The COLO829 cell line has been used extensively as a model for melanoma studies. Despite this, the true clonality of this cell line was believed to be undetermined. Past efforts to characterize COLO829 using bulk sequencing methods provided evidence suggesting that the cell line could be composed of more than one clone. However, the averaged read-out of bulk sequencing masks rare clones, especially if a major clone dominates the heterogeneous cell line. This happens when the averaged read-out overrepresents the genomic data from the dominant group of cells, causing rare clones to remain hidden. Ultimately, the picture of the cell line that emerged from these studies seemed to be unclear, leaving many researchers to assume that COLO829 was composed of a single clone.
Enrique Velazquez-Villarreal and colleagues from the Department of Translational Genomics at Keck School of Medicine, USC teamed up with scientists at 10x Genomics to determine the clonality of COLO829. Using the Chromium Single Cell CNV Solution, they performed single cell sequencing of genomic DNA from 1,475 cells, and identified four major subclones - Groups A - D (1). Among these four subclones, Group A and Group B were shown to have three copies of chromosome 8, whereas Group C and Group D had four copies. Additionally, Group B and Group C showed genetic losses on three other chromosomes. These findings challenge previous conclusions that this well-studied cell line is a single clone. In fact, it appears to be a complex mixture with structural genetic variants that contribute to the sub-clonal evolution of the disease and may provide an explanation of reported variability in growths of COLO829 (1).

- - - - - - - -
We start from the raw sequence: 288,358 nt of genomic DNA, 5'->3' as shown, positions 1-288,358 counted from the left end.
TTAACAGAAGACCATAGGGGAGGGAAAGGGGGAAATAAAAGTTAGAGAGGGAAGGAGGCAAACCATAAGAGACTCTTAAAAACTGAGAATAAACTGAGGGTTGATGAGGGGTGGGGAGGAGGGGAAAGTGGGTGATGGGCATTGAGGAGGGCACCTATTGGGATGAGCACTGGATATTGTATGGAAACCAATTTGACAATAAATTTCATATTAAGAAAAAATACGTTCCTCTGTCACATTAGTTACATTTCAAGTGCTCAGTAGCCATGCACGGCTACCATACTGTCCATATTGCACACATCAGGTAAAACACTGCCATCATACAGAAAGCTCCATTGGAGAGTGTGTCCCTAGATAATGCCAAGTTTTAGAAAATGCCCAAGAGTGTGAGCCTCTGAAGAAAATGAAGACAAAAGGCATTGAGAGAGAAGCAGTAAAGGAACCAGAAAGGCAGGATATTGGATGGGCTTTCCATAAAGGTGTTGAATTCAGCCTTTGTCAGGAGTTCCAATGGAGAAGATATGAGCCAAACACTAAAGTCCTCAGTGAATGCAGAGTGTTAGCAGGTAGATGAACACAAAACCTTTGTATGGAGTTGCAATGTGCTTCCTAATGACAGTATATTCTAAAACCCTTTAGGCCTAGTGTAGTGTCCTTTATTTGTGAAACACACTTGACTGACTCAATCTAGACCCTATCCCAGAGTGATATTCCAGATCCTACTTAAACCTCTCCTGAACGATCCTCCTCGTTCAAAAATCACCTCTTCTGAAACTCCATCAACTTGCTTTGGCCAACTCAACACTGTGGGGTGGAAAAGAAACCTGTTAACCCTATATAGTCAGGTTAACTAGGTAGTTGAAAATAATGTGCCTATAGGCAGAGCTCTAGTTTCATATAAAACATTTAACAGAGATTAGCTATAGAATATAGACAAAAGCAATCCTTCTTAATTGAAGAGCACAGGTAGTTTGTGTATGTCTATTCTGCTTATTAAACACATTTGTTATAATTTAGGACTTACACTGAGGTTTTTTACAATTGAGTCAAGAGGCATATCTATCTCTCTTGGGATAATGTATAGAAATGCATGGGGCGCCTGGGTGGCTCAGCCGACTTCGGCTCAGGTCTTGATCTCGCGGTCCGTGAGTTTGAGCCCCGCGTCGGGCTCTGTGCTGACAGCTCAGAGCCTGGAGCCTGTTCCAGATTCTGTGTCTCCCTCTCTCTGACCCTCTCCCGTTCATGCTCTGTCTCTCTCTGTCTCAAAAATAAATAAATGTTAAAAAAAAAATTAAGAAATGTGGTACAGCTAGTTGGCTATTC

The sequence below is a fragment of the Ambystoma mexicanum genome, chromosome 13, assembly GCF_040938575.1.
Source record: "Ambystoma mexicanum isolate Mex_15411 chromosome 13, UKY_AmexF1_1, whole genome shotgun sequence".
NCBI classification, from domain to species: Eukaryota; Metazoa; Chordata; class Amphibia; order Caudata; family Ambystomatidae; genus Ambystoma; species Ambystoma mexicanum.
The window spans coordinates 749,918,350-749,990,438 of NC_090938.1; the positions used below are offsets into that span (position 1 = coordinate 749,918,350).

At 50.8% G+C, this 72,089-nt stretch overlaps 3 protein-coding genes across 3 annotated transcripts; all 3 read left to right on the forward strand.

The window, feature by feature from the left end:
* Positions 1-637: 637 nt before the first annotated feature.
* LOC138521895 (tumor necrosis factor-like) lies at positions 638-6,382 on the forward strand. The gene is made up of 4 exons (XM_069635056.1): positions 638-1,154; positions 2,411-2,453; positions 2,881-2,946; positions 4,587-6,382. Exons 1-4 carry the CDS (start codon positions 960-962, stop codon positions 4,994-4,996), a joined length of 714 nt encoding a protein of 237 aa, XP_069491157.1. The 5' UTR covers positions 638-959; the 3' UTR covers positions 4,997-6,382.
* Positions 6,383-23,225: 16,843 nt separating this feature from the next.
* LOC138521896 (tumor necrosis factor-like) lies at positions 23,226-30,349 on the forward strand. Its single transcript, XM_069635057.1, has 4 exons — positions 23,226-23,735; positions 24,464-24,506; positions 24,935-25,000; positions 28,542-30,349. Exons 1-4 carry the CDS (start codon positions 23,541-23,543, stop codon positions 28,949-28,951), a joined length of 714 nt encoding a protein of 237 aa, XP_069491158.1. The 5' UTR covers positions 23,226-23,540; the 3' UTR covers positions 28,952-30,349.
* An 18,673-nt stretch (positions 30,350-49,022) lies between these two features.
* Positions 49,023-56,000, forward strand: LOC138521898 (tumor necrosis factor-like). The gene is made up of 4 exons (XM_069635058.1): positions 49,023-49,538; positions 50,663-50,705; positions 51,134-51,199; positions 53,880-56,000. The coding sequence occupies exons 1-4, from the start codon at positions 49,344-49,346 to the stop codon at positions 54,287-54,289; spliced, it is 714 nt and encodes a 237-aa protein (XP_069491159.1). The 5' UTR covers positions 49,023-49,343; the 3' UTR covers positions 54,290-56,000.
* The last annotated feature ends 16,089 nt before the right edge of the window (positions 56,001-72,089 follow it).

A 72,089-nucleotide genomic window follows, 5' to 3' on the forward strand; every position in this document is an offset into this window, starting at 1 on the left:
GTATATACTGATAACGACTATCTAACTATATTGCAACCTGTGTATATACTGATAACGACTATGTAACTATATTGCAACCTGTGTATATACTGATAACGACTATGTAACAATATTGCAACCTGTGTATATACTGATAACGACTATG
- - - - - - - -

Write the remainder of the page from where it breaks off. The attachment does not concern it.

This study demonstrates the power of single cell genomic analysis to uncover a broad spectrum of information from complex cell lines, as well as its applicability for studies using tumor samples. In addition to finding evidence for the CNV events previously identified by bulk sequencing, the team was able to link them to specific clonal populations. Moreover, they discovered events believed to be unreported. They further explored the breakpoints of these CNV events, identifying genes that could be implicated in oncogenesis and allowing researchers to extrapolate the role of CNV events in driving disease progression. This degree of insight into the genome may also help researchers identify loss of heterozygosity.
While bulk whole genome sequencing analysis has given major insights into tumor biology, the data it gives can leave certain levels of heterogeneity masked. With the ability to interrogate the genome and subcategorize cell clones offered by single cell CNV analysis, researchers can overcome the limitations of traditional methods applied to resolve tumor heterogeneity and uncover hidden insights in not only well studied cell lines, but also in heterogeneous and complex tumor samples.
What will you do with the Chromium Single Cell CNV Solution?
To learn more about how this technology can provide new insights into tumor heterogeneity and progression, watch Dr. David Craig, Professor of Translational Genomics and Co-Director of the Institute of Translational Genomics at the Keck School of Medicine, USC, in our upcoming webinar. Register here →
- Velazquez-Villarreal, S. Maheshwari, J. Sorenson et al. Resolving sub-clonal heterogeneity within cell-line growths by single cell sequencing genomic DNA. bioRxiv. (2019).